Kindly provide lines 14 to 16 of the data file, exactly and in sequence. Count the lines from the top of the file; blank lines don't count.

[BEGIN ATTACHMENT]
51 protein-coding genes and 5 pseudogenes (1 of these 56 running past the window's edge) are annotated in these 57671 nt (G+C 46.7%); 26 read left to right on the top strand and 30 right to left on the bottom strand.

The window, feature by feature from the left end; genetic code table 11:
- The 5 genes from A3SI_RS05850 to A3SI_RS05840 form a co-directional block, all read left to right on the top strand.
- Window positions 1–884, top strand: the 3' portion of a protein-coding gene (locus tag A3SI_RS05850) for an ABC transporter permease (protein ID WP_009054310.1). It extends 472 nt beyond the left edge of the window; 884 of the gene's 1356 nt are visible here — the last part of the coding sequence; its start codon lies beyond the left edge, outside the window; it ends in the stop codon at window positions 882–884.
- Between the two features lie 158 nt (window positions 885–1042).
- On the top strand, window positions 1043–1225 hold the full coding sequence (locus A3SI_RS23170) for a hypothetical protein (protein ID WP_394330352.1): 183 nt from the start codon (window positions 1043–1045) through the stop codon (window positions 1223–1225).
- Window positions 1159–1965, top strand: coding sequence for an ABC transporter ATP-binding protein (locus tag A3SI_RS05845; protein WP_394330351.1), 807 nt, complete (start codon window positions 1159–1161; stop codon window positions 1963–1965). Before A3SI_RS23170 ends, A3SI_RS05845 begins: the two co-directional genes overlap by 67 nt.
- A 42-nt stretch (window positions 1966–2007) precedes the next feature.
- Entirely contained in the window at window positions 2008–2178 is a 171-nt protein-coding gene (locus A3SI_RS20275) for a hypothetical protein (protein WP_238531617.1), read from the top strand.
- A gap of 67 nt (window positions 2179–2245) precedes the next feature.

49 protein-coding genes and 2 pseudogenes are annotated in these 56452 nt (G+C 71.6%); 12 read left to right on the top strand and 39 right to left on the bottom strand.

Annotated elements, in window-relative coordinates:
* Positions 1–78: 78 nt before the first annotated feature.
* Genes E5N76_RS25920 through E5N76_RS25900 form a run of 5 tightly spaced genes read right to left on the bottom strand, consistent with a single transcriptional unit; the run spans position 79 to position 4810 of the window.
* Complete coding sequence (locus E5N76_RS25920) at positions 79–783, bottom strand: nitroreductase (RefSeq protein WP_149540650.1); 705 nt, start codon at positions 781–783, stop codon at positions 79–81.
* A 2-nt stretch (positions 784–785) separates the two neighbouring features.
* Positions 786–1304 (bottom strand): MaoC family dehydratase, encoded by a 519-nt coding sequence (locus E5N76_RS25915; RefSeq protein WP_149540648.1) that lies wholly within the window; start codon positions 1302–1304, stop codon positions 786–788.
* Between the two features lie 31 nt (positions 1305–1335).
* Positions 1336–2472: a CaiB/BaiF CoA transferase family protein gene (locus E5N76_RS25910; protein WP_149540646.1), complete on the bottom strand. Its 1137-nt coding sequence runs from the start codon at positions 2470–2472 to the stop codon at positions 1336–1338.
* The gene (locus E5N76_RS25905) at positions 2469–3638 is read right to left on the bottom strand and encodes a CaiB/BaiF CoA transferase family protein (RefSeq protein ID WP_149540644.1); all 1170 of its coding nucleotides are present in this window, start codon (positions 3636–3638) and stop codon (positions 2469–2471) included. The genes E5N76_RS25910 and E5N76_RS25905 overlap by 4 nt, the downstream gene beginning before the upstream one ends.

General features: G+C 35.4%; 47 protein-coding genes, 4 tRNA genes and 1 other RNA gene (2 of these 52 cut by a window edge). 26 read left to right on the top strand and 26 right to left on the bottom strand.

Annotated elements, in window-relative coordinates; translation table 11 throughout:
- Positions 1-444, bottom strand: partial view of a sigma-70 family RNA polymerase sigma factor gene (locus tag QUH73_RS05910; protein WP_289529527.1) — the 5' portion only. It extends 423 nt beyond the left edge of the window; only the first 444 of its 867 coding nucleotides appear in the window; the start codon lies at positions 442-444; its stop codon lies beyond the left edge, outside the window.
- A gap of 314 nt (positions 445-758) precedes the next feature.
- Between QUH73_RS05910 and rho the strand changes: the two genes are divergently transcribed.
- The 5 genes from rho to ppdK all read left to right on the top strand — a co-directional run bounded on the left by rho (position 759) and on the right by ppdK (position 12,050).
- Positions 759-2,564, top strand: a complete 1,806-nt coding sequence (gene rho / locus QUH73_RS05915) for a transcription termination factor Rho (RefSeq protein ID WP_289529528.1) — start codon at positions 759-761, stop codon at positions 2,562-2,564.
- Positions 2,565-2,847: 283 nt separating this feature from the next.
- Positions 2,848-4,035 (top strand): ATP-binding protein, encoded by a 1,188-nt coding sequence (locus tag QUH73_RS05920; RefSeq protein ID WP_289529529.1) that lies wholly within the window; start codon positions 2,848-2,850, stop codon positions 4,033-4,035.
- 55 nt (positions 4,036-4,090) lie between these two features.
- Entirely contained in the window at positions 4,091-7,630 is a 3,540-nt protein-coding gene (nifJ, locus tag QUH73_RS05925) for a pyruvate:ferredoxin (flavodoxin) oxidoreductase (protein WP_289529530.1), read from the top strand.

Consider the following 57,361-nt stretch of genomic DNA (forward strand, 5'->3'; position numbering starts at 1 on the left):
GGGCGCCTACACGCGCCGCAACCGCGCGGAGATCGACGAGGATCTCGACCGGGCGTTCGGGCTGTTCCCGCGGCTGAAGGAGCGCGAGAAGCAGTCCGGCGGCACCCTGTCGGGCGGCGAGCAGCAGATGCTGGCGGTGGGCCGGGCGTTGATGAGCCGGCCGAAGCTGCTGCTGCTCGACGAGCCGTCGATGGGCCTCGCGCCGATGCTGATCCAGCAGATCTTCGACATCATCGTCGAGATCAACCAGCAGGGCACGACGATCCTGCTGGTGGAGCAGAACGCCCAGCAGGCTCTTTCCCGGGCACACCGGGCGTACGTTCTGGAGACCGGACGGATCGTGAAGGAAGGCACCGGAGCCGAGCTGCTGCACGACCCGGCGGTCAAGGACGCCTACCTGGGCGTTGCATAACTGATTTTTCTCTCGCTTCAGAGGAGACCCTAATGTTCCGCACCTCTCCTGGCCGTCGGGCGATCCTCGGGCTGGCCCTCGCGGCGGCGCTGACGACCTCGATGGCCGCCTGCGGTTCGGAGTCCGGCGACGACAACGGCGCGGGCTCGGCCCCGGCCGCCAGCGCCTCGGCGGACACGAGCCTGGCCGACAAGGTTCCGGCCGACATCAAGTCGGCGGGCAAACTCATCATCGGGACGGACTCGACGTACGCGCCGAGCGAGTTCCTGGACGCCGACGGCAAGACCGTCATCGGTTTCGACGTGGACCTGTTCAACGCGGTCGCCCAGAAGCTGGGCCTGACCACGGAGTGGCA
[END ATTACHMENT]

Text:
* Genes E5N76_RS25920 through E5N76_RS25900 form a run of 5 tightly spaced genes read right to left on the bottom strand, consistent with a single transcriptional unit; the run spans position 79 to position 4810 of the window.
* Complete coding sequence (locus E5N76_RS25920) at positions 79–783, bottom strand: nitroreductase (RefSeq protein WP_149540650.1); 705 nt, start codon at positions 781–783, stop codon at positions 79–81.
* A 2-nt stretch (positions 784–785) separates the two neighbouring features.